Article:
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Shotguns and Shotshells: Understanding the Basics

Shotguns and Shotshells: Understanding the Basics

A shotgun is a tool that shouldn’t be overthought. Made for short-range work, most times it should simply be stuffed with birdshot, buckshot or slugs, pointed at a target and fired. But if you delve into the infinite combinations of chokes, payloads and shot sizes, the shotgun suddenly seems like more math than magic. So, for those geeks of the gauge, here’s a compendium of facts, specs and rules-of-thumb. Tear it out and laminate it for your range bag—or ball it up and yell “Pull!”

Gauge: The number of round lead balls of the same diameter as the bore that add up to equal 1 pound. For example, 12, .729-inch-diameter balls equal 1 pound. Therefore, a shotgun having a bore of .729-inch diameter is a 12 gauge. (The .410-bore wasn’t invented in England, so Americans took liberty in calling it simply by its actual diameter measurement, in inches. But, if it were a gauge, it would be about 67 gauge.)

Bore Dimensions: (Note: Exact bore dimensions vary across manufacturers and nations.) Typically, choke constrictions are defined as follows. However, a shotgun’s actual choke, regardless of its gauge, depends on its patterning results on a 30-inch patterning board at 40 yards. Cylinder “choke” actually means the barrel has no constriction.

Shot Spread:
While not exact, a full-choke shotgun, regardless of gauge, will spread approximately 1 inch per yard with round, lead shot. An improved cylinder choke will spread about 1.75 inches per yard.   

Shot String: Because pellets are forced into and out of a shotgun’s barrel in a column, the resulting pattern is “strung out” in a horizontal spray wherein some pellets arrive at the target before and after others.

Pellets and Penetration: If all else is equal, smaller shot does not penetrate better than larger shot. Rather, material that is heavier than lead (of the same diameter) retains more energy and penetrates better, while materials like steel that are lighter than lead penetrate worse.

Payload, or total weight of the shot charge, is the measurement (in ounces) used for most shot sizes except buckshot, which uses pellet count. Double-aught buck loads generally contain nine pellets; 3-inch loads contain 12, and 3½-inch loads contain 18. Heavier payloads equal denser patterns, but not necessarily greater energy. Energy is a product of payload times velocity.

Dram Equivalent:
Shotshells were once loaded with blackpowder, measured in drams. When smokeless powder was introduced, loaders needed blackpowder-to smokeless powder equivalents, so the term “dram equivalent” was coined. It’s a measurement of the amount of powder in a shotshell. But, today there are myriad powders, so this measurement is very rough, and that is why many companies have begun listing the load’s velocity instead. For reference, a common 12-gauge dram equivalent for a skeet load is 2 34, whereas some heavy 3 12-inch loads contain 4 14 dram equivalent. If the box says “Max,” it means it has the maximum amount of powder the manufacturer feels is safe.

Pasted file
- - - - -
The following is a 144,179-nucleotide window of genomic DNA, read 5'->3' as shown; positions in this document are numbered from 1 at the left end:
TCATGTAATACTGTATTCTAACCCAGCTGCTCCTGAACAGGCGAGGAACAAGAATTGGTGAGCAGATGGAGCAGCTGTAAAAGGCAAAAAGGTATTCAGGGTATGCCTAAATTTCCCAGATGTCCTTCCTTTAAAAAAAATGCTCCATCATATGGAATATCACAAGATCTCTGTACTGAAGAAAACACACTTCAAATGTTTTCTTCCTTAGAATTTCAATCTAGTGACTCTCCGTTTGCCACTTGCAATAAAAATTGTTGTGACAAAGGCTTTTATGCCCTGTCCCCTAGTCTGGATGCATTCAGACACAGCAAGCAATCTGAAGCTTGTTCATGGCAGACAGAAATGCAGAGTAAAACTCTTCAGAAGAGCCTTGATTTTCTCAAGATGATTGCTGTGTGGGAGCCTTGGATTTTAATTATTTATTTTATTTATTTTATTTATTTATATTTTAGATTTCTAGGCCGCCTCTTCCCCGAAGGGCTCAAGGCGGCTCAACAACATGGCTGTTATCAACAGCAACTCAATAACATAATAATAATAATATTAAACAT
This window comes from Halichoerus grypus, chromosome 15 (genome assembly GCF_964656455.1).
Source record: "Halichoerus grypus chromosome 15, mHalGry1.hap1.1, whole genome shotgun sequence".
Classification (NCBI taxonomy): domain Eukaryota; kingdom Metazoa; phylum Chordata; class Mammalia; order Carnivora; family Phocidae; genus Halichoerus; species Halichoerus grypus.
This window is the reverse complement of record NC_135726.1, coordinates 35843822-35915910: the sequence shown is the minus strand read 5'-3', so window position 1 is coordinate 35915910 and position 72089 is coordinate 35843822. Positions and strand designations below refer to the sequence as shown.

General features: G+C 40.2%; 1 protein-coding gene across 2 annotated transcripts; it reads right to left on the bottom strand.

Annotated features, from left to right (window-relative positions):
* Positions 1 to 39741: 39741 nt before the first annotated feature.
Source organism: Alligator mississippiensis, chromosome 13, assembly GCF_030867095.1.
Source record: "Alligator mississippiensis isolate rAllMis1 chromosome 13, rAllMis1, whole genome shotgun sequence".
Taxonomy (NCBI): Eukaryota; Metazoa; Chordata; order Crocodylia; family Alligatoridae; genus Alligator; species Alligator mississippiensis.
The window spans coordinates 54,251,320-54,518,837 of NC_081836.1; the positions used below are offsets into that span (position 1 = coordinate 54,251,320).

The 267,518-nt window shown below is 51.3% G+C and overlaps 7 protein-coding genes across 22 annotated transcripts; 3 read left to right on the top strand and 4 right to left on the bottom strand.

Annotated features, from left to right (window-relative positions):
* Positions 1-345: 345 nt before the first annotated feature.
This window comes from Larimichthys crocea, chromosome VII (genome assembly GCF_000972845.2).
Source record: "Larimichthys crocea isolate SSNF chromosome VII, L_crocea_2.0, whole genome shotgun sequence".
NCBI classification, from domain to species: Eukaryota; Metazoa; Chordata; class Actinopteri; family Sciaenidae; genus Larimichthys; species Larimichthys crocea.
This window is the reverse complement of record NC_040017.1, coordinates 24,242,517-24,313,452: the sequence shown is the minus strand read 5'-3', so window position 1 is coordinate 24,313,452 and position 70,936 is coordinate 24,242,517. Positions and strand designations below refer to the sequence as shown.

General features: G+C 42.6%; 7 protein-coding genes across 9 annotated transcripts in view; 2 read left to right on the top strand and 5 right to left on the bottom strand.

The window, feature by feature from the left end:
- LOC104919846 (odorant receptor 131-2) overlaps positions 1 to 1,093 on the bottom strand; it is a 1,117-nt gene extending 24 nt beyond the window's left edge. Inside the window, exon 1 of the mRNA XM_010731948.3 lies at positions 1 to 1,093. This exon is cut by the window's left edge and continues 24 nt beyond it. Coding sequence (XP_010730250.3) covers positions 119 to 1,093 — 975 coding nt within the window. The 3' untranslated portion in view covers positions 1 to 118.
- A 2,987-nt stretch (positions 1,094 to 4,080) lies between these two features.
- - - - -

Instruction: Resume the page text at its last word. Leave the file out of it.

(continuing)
Shotgun Energy: Most shotshell energy measurements are calculated using payload weight at the muzzle. But, as a pattern spreads out and loses energy due to the spherical pellets’ poor ballistic coefficient, some pellets will strike the target in different areas or fail to strike it altogether. At longer ranges, the energy gained by using larger pellets becomes increasingly important. For example, at the muzzle a 1-ounce load of No. 8s launched at 1,300 fps has the same energy as a 1-ounce slug launched at 1,300 fps. But, at 50 yards, the slug will deliver much more energy to the target.

Barrel Length: Modern shotshell powders completely burn in the first 13 to 16 inches of a barrel. Because it takes a split-second longer for pressure to build, shotshell loads reach maximum velocity at roughly 20 inches of barrel length. Barrels longer than this do not produce significant velocity gains.

Slug Types

“Full-bore” slugs that generally feature grooved rifling that, when fired from a smoothbore, stabilizes it during fight. Its hollow base makes the slug front heavy to stabilize it and to form a gas seal against the bore to enhance velocity and accuracy. 

Brenneke: These full-bore slugs feature external ribs that aid to spin the slug when fired, helping stabilize it. A wad made of plastic or felt is attached to the slug’s rear portion. When fired, it forms a gas seal and also helps stabilization.

Sabot: Featuring a bullet-like slug that is smaller than the bore diameter, the projectile fits into a plastic sleeve called a sabot, which impacts a rifled shotgun barrel’s lands and grooves to impart spin. When it leaves the barrel, it falls away, leaving only a spinning bullet. Sabot slugs are generally lighter, yet faster and more accurate than other slug types.

Choke codes, Benelli-style:

*****/IIIII cylinder
****/ IIII improved cylinder
III/ modified
II/improved modified
*/ I full

Common Slug Loads

*Weights listed in ounces, Muzzle Velocity (MV) listed in fps, Muzzle Energy (ME) listed in ft.-lbs.


Recoil Comparison

Notes: Payload weights listed in ounces, Muzzle Velocity (MV) listed in fps, shotgun weight listed in pounds, Recoil energy listed in ft.-lbs. Low-recoil buckshot loads (sometimes branded as “tactical” or “law-enforcement”) often feature eight pellets instead of nine to reduce payload mass and therefore recoil.)

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